The Old Man in the Pink Towel

He looked like Hawaiian Danny Trejo but with an extra 60 pounds.

His walk was predictably slow, dragging his worn out flip-flops, who’s foam had long ago given away underneath yellow rusting feet. The kind of shoes that had been flattened for so long by this massive man that I can only wonder what kind of support they could have ever offered him.

As he approaches me with purpose, I am uncertain if I am more intimidated by his collection of tattoos done in that classically Jail-ish style, or of his thick black panhandle ‘stache. When combined with his slow menacing shuffle and overwhelming size, I am left a little tightly wound as he stops and stands over me, as Im sitting down as I wait for my food.

“Can I sit here.” Said the mustache, with no affect assistance from either his eyes or lips.It wasn’t really a question. The ogre was pointing directly across from me. I imagine the whole picnic table tilting his direction as he sat down, like a house pearched on the edge of a cliff in an old Chaplin film.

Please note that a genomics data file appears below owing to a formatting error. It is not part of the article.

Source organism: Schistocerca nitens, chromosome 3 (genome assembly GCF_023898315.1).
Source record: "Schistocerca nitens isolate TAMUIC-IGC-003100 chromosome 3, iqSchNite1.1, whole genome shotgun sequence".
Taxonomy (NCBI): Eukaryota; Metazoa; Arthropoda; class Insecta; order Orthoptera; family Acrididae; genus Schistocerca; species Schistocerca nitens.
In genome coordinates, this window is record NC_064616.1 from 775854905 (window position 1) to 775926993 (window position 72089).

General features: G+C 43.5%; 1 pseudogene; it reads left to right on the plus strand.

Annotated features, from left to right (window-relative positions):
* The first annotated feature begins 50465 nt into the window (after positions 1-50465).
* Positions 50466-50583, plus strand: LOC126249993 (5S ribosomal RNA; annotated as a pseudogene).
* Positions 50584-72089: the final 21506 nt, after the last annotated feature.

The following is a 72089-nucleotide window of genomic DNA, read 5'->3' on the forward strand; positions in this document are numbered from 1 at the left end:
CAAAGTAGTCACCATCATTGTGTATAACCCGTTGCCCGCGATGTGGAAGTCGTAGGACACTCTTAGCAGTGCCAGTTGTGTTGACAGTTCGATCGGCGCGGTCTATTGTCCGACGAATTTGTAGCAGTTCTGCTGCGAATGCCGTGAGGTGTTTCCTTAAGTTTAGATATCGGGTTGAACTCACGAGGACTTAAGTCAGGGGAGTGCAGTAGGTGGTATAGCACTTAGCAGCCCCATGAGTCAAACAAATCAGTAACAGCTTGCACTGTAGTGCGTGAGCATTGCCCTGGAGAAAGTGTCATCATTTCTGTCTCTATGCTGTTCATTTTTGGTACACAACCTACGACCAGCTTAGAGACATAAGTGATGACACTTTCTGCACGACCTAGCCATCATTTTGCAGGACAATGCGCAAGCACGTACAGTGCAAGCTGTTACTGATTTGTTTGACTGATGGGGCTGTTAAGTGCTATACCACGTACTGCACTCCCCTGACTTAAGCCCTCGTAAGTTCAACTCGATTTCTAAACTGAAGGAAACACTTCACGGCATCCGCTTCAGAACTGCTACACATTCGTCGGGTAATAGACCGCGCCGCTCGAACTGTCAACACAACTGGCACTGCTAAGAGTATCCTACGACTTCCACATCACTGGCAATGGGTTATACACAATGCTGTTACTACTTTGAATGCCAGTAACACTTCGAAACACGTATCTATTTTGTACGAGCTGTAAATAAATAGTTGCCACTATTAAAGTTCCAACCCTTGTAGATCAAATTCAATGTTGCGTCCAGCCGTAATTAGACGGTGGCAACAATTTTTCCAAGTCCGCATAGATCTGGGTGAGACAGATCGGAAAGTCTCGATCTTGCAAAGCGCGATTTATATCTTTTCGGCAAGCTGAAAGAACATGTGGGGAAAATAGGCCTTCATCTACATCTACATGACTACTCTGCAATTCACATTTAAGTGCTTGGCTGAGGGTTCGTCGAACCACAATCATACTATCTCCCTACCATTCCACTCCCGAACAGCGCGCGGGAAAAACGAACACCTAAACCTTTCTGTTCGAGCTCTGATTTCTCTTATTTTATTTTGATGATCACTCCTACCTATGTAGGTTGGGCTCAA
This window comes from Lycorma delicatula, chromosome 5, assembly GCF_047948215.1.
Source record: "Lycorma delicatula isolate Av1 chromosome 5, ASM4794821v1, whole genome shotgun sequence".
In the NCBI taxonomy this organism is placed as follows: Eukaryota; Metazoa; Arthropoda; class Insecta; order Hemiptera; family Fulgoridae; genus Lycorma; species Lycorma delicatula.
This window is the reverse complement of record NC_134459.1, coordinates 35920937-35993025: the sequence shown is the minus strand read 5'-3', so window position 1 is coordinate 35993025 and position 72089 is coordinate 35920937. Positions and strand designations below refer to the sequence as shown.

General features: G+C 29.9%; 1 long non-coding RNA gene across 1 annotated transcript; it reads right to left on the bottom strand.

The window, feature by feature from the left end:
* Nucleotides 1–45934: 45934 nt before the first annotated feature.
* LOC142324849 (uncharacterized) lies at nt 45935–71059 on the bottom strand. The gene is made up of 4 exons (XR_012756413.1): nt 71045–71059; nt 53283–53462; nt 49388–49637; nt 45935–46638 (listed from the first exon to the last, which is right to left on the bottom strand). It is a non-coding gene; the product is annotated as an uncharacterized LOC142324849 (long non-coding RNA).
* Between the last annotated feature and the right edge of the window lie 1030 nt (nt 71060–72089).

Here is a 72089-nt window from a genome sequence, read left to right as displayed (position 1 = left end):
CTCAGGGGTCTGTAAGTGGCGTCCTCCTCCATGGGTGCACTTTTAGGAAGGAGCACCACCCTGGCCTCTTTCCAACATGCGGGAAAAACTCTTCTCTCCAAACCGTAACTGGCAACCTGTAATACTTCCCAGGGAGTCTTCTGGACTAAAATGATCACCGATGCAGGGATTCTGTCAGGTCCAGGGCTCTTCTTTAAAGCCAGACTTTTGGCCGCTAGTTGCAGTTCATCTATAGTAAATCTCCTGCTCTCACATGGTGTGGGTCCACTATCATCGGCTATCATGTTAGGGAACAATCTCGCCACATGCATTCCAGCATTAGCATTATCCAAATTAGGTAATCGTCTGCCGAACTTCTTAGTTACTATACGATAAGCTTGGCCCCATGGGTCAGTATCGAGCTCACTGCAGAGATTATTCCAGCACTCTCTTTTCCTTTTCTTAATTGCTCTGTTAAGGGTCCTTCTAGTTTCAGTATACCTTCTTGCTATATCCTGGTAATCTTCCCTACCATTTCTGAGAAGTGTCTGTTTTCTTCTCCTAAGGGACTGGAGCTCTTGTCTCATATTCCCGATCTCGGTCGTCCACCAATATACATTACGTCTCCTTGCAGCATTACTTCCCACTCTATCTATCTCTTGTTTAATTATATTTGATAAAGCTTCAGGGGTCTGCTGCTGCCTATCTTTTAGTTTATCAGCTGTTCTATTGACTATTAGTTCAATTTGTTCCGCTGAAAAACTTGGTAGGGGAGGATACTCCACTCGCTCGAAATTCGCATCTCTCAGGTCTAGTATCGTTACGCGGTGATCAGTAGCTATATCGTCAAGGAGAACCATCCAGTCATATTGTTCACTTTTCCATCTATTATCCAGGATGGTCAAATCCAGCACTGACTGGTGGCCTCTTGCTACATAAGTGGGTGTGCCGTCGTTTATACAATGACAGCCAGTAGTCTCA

“Sorry buddy, my wife’s sitting there.” It wasn’t a lie but it sure sounded like one.

“You should leave her.” Said the mustache on top of the deadpan face.

“I tried, but she keeps coming back.”At that his face cracked and the mustache gave away to a somewhat full set of teeth, all of which seemed to unravel from his face, the way a drawbridge opens over an impossibly wide moat. His eyes lit up a little more as he took a big sip from a bottle dressed in a paperbag, which appeared from somewhere within his massive hand.

He proceeded on his shuffling routine to another seat on the other side of the BBQ shop, wearing nothing but a big pink towel and his old lady hula tattoos.

“You see the guy in the towel?” Linzay would ask later.

“Yeah, He’s cool.” I wished him a good day as we left with our greasy stack of beef short ribs and rice.  He gave me nod and returned to his can.

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